Text João Barbosa | Translation Jani Dunne
Some phrases are just so funny, and we hear them so often that we hardly ever think about what they really mean… For instance “A close cut with Campo de Ourique” (similar to “By the skin of your teeth”) is a referral to a seaquake in 1755, that almost went up the hill in Campo de Ourique. This phrase is enough; I am not here to write a book.
In the world of cuisine – out of which I focus solely on wine or other drinks – there are equally useful expressions and, when in a rush to find the right words, a few often drown.
My favourite expression is “pool wine”. What an image – even if it isn’t a pool filled with actual wine. The heat, the sun, family and friends… Just grand! But… Does any of us own a pool or even know anybody with a private pool?
I’m afraid I don’t have a pool – personal misfortune. Another good scene for wine is after the beach, when the ladies wrap themselves up in cloths of washed-out colours and men pull a pullover over their heads and then contort to the sound of the rough salt, cotton and hair put together.
Stretched out on the terrace chairs – everything is allowed while on holiday – watching the sun set into the sea, drinking “a wine for the end of a day at the beach”. Just grand! But… Can any of us bear a glass of wine between leaving the sand and walking into our home? Well, besides the driving issues… At the dinner table, It’s a different story. But “a wine for the end of a day at the beach”?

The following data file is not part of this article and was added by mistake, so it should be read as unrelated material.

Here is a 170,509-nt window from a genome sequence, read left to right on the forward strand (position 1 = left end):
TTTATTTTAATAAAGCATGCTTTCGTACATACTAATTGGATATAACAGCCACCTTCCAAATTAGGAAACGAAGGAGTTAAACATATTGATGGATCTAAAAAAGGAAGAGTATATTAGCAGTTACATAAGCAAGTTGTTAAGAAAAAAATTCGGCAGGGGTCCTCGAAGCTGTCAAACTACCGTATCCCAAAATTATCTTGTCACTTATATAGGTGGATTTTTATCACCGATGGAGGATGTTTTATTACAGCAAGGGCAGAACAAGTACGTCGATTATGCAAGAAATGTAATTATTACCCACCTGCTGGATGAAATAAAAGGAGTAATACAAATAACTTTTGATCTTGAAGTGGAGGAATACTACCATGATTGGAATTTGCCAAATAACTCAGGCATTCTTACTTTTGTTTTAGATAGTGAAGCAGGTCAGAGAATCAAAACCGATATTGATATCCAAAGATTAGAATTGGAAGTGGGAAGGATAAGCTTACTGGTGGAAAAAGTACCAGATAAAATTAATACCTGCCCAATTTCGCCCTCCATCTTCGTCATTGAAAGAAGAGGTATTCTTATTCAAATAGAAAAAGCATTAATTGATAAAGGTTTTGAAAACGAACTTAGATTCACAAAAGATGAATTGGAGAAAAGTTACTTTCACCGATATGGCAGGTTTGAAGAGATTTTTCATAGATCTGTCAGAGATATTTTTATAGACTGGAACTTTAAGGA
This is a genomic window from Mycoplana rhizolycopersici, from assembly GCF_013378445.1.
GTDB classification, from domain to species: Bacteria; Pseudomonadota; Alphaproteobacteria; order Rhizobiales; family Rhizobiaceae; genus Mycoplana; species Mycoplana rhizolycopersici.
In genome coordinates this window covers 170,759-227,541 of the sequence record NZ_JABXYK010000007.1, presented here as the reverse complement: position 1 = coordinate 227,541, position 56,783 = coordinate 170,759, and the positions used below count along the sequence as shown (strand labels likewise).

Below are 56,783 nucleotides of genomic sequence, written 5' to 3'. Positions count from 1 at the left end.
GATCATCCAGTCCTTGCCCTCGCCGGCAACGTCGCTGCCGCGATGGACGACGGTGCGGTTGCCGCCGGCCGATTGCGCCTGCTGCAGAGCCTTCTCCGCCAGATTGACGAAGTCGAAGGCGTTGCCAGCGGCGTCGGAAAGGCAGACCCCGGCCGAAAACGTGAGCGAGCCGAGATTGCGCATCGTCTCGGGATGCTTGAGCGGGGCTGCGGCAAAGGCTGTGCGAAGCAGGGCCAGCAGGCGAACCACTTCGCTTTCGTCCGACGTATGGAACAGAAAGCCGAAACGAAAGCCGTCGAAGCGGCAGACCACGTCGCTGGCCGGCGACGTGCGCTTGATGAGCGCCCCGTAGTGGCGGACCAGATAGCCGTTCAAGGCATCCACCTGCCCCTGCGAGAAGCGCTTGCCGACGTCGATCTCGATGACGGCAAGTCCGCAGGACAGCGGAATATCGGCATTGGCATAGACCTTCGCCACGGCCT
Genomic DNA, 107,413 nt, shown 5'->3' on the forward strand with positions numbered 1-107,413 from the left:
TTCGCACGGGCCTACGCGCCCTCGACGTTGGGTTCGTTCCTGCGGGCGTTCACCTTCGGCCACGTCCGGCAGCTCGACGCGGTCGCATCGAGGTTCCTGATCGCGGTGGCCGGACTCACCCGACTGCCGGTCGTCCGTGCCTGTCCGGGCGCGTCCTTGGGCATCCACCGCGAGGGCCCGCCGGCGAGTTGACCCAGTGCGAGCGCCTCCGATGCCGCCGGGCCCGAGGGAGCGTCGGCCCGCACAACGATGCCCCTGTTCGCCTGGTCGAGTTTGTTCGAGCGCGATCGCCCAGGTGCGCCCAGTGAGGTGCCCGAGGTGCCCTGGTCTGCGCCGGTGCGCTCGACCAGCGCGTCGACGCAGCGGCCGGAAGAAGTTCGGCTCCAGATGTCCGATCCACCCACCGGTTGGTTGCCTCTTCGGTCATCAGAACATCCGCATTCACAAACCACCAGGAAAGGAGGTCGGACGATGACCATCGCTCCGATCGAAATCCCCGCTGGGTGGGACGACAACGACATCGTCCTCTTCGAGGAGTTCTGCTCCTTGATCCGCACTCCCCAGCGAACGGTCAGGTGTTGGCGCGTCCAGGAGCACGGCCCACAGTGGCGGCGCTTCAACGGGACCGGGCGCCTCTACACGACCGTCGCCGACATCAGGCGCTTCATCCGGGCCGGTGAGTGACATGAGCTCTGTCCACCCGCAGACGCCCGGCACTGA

Anyway – “Pool wine” and “a wine for the end of a day at the beach” are amazing phrases. Why do they come about? Well, the new wine collection by João Portugal Ramos is out, of course. It’s a must!
Pouca Roupa, or “Barely Clothed”! Two words to shorten what already was short. “Pool wine” and “a wine for the end of a day at the beach”. I confess, when I first heard about Pouca Roupa, I dreamt up a whole range: Bikini (bi-varietal), Monokini (single cast), Trikini (three, of course)… As for G-string and trunks, well… And then Nudity, once it’s empty.
What hides behind this brand and its shades of black, white and pink? It does get straight to the point: an easy catch. All of them, some happier, some not as happy – all to be expected. All three are Regional Alentejano and come from the 2014 harvest.
Pouca Roupa red 2014 is seasoned with Dão… OK, touriga nacional. Touriga nacional belongs to the world, which means it also belongs to Alentejo, where it takes up a lot of land. The field blend also includes alfrocheiro and alicante bouschet.
Here is what I have to say: 14% alcohol is too much. As long as the acidity takes on the alcohol, our body doesn’t care. If we think “barely clothed”, the alcohol proof is high. I would only point my finger at the alcohol proof. Otherwise, it is quite pleasant.
Pouca Roupa white 2014 is a different kind of Alentejo wine, with Viosinho, Sauvignon Blanc and Verdelho grapes composing a symphony to our senses. Once again, good acidity and good with light meals. I bow to its 12.5% alcohol.
Pouca Roupa Rosé 2014 was made from touriga nacional, aragonês and cabernet sauvignon grapes. Greedy! The acidity is more than enough for its 13% alcohol. Although, “barely clothed” in mind, this seems like a slightly exaggerated proof.
All we have to do now is hope that Spring is gentle and that the Summer is a good friend; that the time for pleasure does not mean a bad time for the crops. My first recommendation went to a friend with a pool.
João Portugal Ramos Vinhos S.A.
Tel.: (+351) 268 339 910
Fax.: (+351) 268 339 918